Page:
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The Varieties of Transcendence$
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Hermann Deuser, Hans Joas, Matthias Jung, and Magnus Schlette

Print publication date: 2016

Print ISBN-13: 9780823267576

Published to Fordham Scholarship Online: September 2016

DOI: 10.5422/fordham/9780823267576.001.0001

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Qualitative Experience and Naturalized Religion

Qualitative Experience and Naturalized Religion

An Inner Tension in Dewey’s Thought?

Chapter:
(p.91) Qualitative Experience and Naturalized Religion
Source:
The Varieties of Transcendence
Author(s):

Matthias Jung

Publisher:
Fordham University Press
DOI:10.5422/fordham/9780823267576.003.0006

This chapter examines how John Dewey's naturalism creates a significant tension with his all-embracing concept of experience but rejects the notion that he is an instrumentalist with a primary interest in assembling philosophical tools for achieving human goals taken for granted. According to Dewey's concept of qualitative experience, “situational, unifying pervasive qualities” are the starting point for the symbolic articulation of meaning, which reaches from the significance of single actions and events to the interpretive dimension of all-encompassing outlooks on life. Some of these articulations entail truth claims, with the different worldviews implying ontological commitments that may strongly contradict one another. This chapter explores Dewey's philosophy of religion by elucidating his notion of the relationship between meaning and truth, connecting this with his reflections on qualitative experience as the source of both humane meaning and propositional truth, and assessing the impact of this constellation on the nature of his naturalism. It argues that a sense of contingency and fallibilism, normally the hallmark of Dewey's pragmatism, is absent in his worldview-like generalizations.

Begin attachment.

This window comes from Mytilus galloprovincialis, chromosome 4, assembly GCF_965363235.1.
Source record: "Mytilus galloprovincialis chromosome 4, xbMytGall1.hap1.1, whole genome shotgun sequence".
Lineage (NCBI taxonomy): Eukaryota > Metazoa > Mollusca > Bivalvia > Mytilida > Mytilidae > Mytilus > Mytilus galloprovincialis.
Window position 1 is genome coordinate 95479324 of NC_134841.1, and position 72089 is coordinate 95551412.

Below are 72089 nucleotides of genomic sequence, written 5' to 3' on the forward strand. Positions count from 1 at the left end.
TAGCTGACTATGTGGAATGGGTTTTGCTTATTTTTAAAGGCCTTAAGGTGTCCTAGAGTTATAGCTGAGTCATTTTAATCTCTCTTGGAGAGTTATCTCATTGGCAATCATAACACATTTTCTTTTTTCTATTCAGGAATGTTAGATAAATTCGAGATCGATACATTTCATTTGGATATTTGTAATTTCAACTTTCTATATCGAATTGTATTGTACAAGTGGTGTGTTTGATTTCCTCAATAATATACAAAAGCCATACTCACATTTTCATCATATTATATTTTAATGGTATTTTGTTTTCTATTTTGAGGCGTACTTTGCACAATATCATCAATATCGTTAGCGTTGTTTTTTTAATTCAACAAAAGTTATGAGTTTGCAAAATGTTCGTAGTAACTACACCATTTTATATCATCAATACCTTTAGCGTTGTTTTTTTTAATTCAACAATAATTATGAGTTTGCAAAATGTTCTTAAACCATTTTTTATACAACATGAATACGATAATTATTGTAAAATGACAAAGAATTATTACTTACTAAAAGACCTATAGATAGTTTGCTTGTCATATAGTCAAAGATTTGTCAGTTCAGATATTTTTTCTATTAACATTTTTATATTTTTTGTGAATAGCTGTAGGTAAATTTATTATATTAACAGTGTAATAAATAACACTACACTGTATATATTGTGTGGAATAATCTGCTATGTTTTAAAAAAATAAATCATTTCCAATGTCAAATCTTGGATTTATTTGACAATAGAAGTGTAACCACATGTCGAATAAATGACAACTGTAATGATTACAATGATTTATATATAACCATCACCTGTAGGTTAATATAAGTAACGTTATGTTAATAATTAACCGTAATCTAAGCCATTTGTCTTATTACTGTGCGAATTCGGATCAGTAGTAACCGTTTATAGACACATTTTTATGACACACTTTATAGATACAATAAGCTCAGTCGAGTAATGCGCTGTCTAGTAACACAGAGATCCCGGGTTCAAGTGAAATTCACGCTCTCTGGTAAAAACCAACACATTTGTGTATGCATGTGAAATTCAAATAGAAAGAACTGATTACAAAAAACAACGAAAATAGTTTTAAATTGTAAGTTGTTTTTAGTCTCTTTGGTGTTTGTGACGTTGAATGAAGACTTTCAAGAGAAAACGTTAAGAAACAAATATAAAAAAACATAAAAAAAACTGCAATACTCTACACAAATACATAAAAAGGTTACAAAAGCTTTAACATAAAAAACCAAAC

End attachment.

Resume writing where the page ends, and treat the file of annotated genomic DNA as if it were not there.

Keywords:   naturalism, John Dewey, qualitative experience, meaning, truth, philosophy of religion, contingency, fallibilism, pragmatism

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